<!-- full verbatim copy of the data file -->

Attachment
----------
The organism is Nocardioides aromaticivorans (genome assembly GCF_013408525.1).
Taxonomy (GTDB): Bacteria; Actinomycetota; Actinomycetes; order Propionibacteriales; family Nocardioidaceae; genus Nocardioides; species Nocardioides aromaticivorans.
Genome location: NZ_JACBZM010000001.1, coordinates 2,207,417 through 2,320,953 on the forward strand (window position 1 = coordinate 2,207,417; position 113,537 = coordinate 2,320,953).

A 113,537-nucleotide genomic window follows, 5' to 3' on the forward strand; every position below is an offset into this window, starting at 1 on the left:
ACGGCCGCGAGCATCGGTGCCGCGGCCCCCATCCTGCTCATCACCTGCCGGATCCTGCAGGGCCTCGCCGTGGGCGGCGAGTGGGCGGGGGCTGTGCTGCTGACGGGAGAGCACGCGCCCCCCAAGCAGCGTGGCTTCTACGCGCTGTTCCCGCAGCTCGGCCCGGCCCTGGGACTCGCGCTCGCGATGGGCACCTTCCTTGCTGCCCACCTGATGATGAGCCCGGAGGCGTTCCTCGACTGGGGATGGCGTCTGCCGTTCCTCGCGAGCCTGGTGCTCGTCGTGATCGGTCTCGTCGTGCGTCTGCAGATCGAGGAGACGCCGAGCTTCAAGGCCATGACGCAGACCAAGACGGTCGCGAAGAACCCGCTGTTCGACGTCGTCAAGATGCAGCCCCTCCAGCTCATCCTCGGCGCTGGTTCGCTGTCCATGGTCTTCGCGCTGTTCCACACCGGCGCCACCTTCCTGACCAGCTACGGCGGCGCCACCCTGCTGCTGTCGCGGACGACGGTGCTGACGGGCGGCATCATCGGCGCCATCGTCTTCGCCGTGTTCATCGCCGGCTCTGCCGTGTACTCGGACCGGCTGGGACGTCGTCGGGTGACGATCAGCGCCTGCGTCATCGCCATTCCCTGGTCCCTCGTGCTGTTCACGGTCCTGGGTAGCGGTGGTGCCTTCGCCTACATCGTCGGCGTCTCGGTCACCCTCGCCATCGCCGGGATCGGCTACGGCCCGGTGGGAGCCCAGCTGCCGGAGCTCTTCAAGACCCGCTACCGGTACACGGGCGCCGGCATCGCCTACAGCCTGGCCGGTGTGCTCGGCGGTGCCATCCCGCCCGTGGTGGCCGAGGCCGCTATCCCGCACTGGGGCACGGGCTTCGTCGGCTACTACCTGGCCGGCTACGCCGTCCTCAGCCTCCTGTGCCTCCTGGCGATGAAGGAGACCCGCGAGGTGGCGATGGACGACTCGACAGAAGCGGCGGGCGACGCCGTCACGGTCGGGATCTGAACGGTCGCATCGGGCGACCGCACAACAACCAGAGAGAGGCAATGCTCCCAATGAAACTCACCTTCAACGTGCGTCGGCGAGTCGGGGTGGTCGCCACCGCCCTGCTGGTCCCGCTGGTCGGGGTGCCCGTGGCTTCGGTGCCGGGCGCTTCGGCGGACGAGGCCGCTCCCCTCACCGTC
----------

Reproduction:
The organism is Nocardioides aromaticivorans (genome assembly GCF_013408525.1).
Taxonomy (GTDB): Bacteria; Actinomycetota; Actinomycetes; order Propionibacteriales; family Nocardioidaceae; genus Nocardioides; species Nocardioides aromaticivorans.
Genome location: NZ_JACBZM010000001.1, coordinates 2,207,417 through 2,320,953 on the forward strand (window position 1 = coordinate 2,207,417; position 113,537 = coordinate 2,320,953).

A 113,537-nucleotide genomic window follows, 5' to 3' on the forward strand; every position below is an offset into this window, starting at 1 on the left:
ACGGCCGCGAGCATCGGTGCCGCGGCCCCCATCCTGCTCATCACCTGCCGGATCCTGCAGGGCCTCGCCGTGGGCGGCGAGTGGGCGGGGGCTGTGCTGCTGACGGGAGAGCACGCGCCCCCCAAGCAGCGTGGCTTCTACGCGCTGTTCCCGCAGCTCGGCCCGGCCCTGGGACTCGCGCTCGCGATGGGCACCTTCCTTGCTGCCCACCTGATGATGAGCCCGGAGGCGTTCCTCGACTGGGGATGGCGTCTGCCGTTCCTCGCGAGCCTGGTGCTCGTCGTGATCGGTCTCGTCGTGCGTCTGCAGATCGAGGAGACGCCGAGCTTCAAGGCCATGACGCAGACCAAGACGGTCGCGAAGAACCCGCTGTTCGACGTCGTCAAGATGCAGCCCCTCCAGCTCATCCTCGGCGCTGGTTCGCTGTCCATGGTCTTCGCGCTGTTCCACACCGGCGCCACCTTCCTGACCAGCTACGGCGGCGCCACCCTGCTGCTGTCGCGGACGACGGTGCTGACGGGCGGCATCATCGGCGCCATCGTCTTCGCCGTGTTCATCGCCGGCTCTGCCGTGTACTCGGACCGGCTGGGACGTCGTCGGGTGACGATCAGCGCCTGCGTCATCGCCATTCCCTGGTCCCTCGTGCTGTTCACGGTCCTGGGTAGCGGTGGTGCCTTCGCCTACATCGTCGGCGTCTCGGTCACCCTCGCCATCGCCGGGATCGGCTACGGCCCGGTGGGAGCCCAGCTGCCGGAGCTCTTCAAGACCCGCTACCGGTACACGGGCGCCGGCATCGCCTACAGCCTGGCCGGTGTGCTCGGCGGTGCCATCCCGCCCGTGGTGGCCGAGGCCGCTATCCCGCACTGGGGCACGGGCTTCGTCGGCTACTACCTGGCCGGCTACGCCGTCCTCAGCCTCCTGTGCCTCCTGGCGATGAAGGAGACCCGCGAGGTGGCGATGGACGACTCGACAGAAGCGGCGGGCGACGCCGTCACGGTCGGGATCTGAACGGTCGCATCGGGCGACCGCACAACAACCAGAGAGAGGCAATGCTCCCAATGAAACTCACCTTCAACGTGCGTCGGCGAGTCGGGGTGGTCGCCACCGCCCTGCTGGTCCCGCTGGTCGGGGTGCCCGTGGCTTCGGTGCCGGGCGCTTCGGCGGACGAGGCCGCTCCCCTCACCGTC